Church/religion (2)

I do still play Bridge on Monday mornings, so I am mixing with some non-church folk. Not getting far yet with them on the spiritual side – but I chip away at it. And next week I start ‘wife sitting’ with a woman in our church who does not dare stay alone when her husband is away. (It is not really a problem since my dog had cancer and I had to have her put down recently.)

Met also one of his daughters who has 6 boys (very Catholic family); we sang grace at the table.

He built his own house and was very proud of it – with first class materials, solid enough to last many centuries. I can’t compete with that, but I can go to church and pray, as he suggested also!

I found the article and subsequent letters about the man with the gift of tongues very interesting. The magazine showed a nice balance between supportive and sceptical letter! It all accorded very well with such experience as I have had. I must confess that I have always been a bit sceptical about the gift of interpretation of tongues, and have regarded the gift itself as much more for encouraging and bringing joy to the person who has it than for the enlightenment of other people. I have occasionally been at meetings where someone has spoken in tongues and someone else has interpreted – but have been disappointed by the rather platitudinous nature of the interpretation, which did not seem worthy of the Holy Spirit (though maybe the Spirit did not think we were ready to accept anything more startling?)

I have just joined a new Church – OXYGEN LIFE! Very lively, described as a New Testament Church, bursting with young families with children. I think I am the only person over 70! No church doctrine to worry about – only the Bible.

We had lunch and then a video of the enthronement of the Archbishop of Canterbury – or at least of bits of it: about 40 minutes worth out of a couple of hours. The atmosphere was not altogether improved by the tape being put into fast forward at intervals, to speed up some of the interminable processions with which the affair started, which invariably caused the clergy widows to burst out laughing.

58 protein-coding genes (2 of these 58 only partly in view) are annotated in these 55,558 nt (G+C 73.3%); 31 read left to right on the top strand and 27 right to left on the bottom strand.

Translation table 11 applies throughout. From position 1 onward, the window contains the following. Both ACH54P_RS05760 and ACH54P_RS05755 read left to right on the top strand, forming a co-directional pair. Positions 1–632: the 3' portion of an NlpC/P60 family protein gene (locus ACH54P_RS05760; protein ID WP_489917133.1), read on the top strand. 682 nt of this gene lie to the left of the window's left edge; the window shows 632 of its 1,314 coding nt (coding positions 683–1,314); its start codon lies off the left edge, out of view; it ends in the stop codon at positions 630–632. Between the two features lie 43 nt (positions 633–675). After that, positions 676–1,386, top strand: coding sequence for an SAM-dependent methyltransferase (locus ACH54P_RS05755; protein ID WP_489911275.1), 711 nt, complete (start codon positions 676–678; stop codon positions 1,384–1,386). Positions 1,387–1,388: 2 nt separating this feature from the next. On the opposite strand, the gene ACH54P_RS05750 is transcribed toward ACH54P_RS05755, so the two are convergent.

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the clergy are not amused!

X is on a course with Mahikari – which she has gone overboard about. I fear for her a little and am in the middle of a huge book about it, but have warned her if money is involved be suspicious, there have been so many rip offs with various so called Divine Calls.

It was a stupid meeting, really. We had been asked by the powers that be in the diocese to examine the problem of ‘Sexual Harassment’ – about which I found I had nothing to say, except that it appeared to be another name for temptation which we have known for a long long time. So producing ‘Guide lines’ (not for it, but to counter it) seemed rather a waste of time.

We have had a jolly two days tidying up our wills and tomorrow we’re going to see the funeral people and choose what we’ll have and I hope pay for it – and then we can get on living!!!

Nuisances of life 3

I think I told you about the huge rat that walked across our skylight when I had an elevenses party. Well, we didn’t catch that but a while ago I saw another smaller one and managed to get X to see it before it scurried off. We set a trap in the skylight and caught two the same size but now they seem to have taken the hint.

exploring rat